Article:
The week around Easter I spent in the south of Europe, more specifically the small mediterranean island country Malta. With roughly 415,000 inhabitants it is not one of Europe’s most prominent and well-known, but if one takes into account geographic location, architecture, language (English is official language in parallel with Maltese), scenery and modern versus traditional layers of culture, then it is indeed one of the best locations that the Western hemisphere has to offer. My four main observations may indicate why I make that assertion.
1. It is beautiful and aesthetically pleasing
After visiting around 45 countries around the world (including more than 20 in Europe) I have seen a lot, and it does not take much of an effort to compare hard data, talk to several locals, and keep your eyes open and digest your impressions before you make value judgments about a particular location’s general quality. Especially if it is a smaller one.
Overall Malta is visually speaking quite impressive, and at the same level as the better parts of France, Italy and Spain in that regard. From the baroque-esque Old Town (Medina and Rabat are closely intertwined), to the capital Valletta’s imposing framing and manifold Catholic churches, viewpoints and gardens, to the Blue lagoon on Comino Island, and the majestic cliffs of Gozo, a variety of archaic eye candy manifests itself. The cloudless sky and temperatures well above 20 degrees Celsius, which emerge in April, serve to magnify this effect.
It is not hard to understand why the producers behind Game of Thrones chose Malta as one of the main shooting spots for the first season. Unfortunately the famous Azure Window has recently fallen, but the area in its entirety is nevertheless as impressive as ever before.
2. It is cheap for being a wealthy European country
Just as there are palpable differences between countries, there are also striking ditto within them. For being a first-world country—Malta’s economy has grown rapidly since the early 1990’s and it has been part of the Eurozone since 2008—overall it has fairly low price levels in a European context. Prices are roughly 50 percent of those of Norway and Switzerland, and about 60 percent in comparison to for instance UK, France, Spain, Italy, Germany and Sweden. Perhaps Poland is its closest equivalent in this respect.
These differences will be mostly emphasized in transportation, accommodation, price of clothes and shoes, and consumption of local foodstuffs.
For example, a Tallinja card costs only 21 Euros for one week of bus travel, which is a very reasonable price, although of course many other countries or cities likewise offer reduced prices for seven days of local transportation. To travel with bus is not as pleasant as in Sweden or Germany, but overall it is safe and largely reliable.
3. The girls are beautiful
During my four days in Malta, I could not walk for more than 10 minutes before I saw 8s, and occasionally 9s, walking down the street or whatever location they popped up at. Anecdotal evidence is what it is but I still saw what I saw.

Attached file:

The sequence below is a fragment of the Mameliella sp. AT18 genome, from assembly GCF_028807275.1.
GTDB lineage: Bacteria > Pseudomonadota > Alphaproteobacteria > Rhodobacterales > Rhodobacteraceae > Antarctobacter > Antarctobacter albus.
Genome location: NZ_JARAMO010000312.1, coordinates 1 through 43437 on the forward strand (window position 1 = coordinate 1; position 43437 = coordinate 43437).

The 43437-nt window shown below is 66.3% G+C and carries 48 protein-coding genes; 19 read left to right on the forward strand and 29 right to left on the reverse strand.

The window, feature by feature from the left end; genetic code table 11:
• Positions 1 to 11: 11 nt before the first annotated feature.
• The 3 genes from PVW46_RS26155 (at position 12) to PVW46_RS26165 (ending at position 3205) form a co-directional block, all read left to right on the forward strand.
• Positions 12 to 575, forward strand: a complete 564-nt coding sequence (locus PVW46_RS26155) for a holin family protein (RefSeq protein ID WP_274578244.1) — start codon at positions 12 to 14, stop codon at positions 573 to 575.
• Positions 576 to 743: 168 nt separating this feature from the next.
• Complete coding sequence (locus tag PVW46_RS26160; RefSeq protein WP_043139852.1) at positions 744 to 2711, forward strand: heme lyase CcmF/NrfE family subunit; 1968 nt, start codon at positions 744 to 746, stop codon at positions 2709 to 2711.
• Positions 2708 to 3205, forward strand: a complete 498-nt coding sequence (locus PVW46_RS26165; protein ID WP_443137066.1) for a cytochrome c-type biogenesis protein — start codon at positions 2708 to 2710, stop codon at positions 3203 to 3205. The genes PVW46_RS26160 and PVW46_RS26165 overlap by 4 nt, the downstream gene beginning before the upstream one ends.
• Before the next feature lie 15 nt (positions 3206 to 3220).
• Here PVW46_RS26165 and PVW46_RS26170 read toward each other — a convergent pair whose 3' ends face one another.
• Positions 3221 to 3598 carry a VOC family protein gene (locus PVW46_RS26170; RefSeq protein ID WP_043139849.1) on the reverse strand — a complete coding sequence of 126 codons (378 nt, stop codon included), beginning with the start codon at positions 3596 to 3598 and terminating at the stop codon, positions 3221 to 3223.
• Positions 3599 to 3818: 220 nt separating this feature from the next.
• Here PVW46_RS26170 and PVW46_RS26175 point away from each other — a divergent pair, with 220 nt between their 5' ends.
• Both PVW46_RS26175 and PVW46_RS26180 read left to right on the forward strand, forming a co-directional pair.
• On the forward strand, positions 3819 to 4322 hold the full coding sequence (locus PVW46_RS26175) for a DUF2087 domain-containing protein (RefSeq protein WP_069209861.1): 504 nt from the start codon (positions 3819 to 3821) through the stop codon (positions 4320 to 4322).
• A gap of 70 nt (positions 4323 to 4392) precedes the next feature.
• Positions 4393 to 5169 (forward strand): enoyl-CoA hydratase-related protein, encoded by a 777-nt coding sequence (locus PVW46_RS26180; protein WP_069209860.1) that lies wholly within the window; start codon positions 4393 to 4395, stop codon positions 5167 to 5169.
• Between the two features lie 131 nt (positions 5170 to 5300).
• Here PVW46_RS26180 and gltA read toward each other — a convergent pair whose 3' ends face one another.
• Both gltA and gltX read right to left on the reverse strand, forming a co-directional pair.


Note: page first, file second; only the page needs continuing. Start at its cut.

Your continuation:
It could be that slim olive-skinned Sicilian waitress at the pizza restaurant, the 20-something Spanish girl who looked like a younger version of Scarlett Johansson swimming in the Blue lagoon, the stunningly beautiful young Maltese girl with dark long hair, the busty Arab in her late teens, the married ones with an elegant conservative aura, and occasionally some Scandinavian talent as well. The rare combination of a slim body and big breasts were particularly widespread.
Whether local or not, Malta is seriously brimming with hotties between 18–30 years old. Here one finds the quintessence of the Euro girl (90 percent of people, whether local or visitor, are European, while the rest consists mainly of Middle Eastern, Asian and black people).
Only better, being a moderately modern country (or in other words a hybrid of traditional and modern elements), it is one of those places where you see both younger and older men with better looking women at their side. The same short and out of shape 40 or 50-something guy, but likely with a good income, who struggles to land a 6 in the U.S. or UK, is calmly sauntering around with his hard 8 of a wife or girlfriend in the streets of Valletta or St. Julians.
4. Christianity is a living tradition
Both historically and currently, Malta is a country in which the Roman Catholic tradition is very distinctive and salient. 95 percent of Maltese people belong to the Roman Catholic church and about 53 percent attend Sunday services regularly.
During Easter, the celebration of the death and resurrection of Jesus Christ took place as most shops and stores were closing down. Both older and younger people assembled in the beatific, even ethereal St. Paul’s cathedral, and watched the recurrent Via Dolorosa parade along the narrow streets of the capital.
If one is a Christian, Roman Catholic in particular, Malta could be a place to raise a more traditional family, while at the same time using the fertile soil for worldly success too. Regardless, just for the sake of cultural experience it is worth a visit around this time of the year.
Overall Malta appears to be a quite good country in many significant ways. Like with all locations there are upsides and downsides, but if one makes a list of them the totality will convey an overall message. Whether you are a young or experienced player, or an older male who disregards game, one should seriously consider a temporary or permanent relocation here.